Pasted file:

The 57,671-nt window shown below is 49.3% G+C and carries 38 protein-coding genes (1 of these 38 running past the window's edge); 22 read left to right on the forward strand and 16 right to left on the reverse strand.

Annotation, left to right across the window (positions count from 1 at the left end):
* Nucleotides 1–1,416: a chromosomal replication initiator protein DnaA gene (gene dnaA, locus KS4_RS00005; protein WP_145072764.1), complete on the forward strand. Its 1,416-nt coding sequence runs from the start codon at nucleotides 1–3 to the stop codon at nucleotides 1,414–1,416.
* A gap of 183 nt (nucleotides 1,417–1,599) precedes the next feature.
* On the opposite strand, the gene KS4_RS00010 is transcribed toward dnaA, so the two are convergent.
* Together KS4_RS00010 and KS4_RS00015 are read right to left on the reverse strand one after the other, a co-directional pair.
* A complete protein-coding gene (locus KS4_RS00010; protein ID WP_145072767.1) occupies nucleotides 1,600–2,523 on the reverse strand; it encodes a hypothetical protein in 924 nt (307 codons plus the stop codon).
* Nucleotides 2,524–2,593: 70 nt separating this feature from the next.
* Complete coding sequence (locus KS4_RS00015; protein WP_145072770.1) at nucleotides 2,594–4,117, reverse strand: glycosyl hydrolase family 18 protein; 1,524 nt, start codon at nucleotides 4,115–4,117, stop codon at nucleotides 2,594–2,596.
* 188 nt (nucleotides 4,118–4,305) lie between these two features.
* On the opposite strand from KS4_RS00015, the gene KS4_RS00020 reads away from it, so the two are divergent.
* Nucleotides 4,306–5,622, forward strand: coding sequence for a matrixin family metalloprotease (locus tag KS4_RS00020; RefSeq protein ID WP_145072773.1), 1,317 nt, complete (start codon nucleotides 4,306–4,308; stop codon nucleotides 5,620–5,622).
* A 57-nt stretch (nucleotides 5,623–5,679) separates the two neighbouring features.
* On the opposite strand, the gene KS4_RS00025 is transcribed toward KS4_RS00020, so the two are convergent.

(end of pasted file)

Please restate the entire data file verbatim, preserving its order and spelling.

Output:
The 57,671-nt window shown below is 49.3% G+C and carries 38 protein-coding genes (1 of these 38 running past the window's edge); 22 read left to right on the forward strand and 16 right to left on the reverse strand.

Annotation, left to right across the window (positions count from 1 at the left end):
* Nucleotides 1–1,416: a chromosomal replication initiator protein DnaA gene (gene dnaA, locus KS4_RS00005; protein WP_145072764.1), complete on the forward strand. Its 1,416-nt coding sequence runs from the start codon at nucleotides 1–3 to the stop codon at nucleotides 1,414–1,416.
* A gap of 183 nt (nucleotides 1,417–1,599) precedes the next feature.
* On the opposite strand, the gene KS4_RS00010 is transcribed toward dnaA, so the two are convergent.
* Together KS4_RS00010 and KS4_RS00015 are read right to left on the reverse strand one after the other, a co-directional pair.
* A complete protein-coding gene (locus KS4_RS00010; protein ID WP_145072767.1) occupies nucleotides 1,600–2,523 on the reverse strand; it encodes a hypothetical protein in 924 nt (307 codons plus the stop codon).
* Nucleotides 2,524–2,593: 70 nt separating this feature from the next.
* Complete coding sequence (locus KS4_RS00015; protein WP_145072770.1) at nucleotides 2,594–4,117, reverse strand: glycosyl hydrolase family 18 protein; 1,524 nt, start codon at nucleotides 4,115–4,117, stop codon at nucleotides 2,594–2,596.
* 188 nt (nucleotides 4,118–4,305) lie between these two features.
* On the opposite strand from KS4_RS00015, the gene KS4_RS00020 reads away from it, so the two are divergent.
* Nucleotides 4,306–5,622, forward strand: coding sequence for a matrixin family metalloprotease (locus tag KS4_RS00020; RefSeq protein ID WP_145072773.1), 1,317 nt, complete (start codon nucleotides 4,306–4,308; stop codon nucleotides 5,620–5,622).
* A 57-nt stretch (nucleotides 5,623–5,679) separates the two neighbouring features.
* On the opposite strand, the gene KS4_RS00025 is transcribed toward KS4_RS00020, so the two are convergent.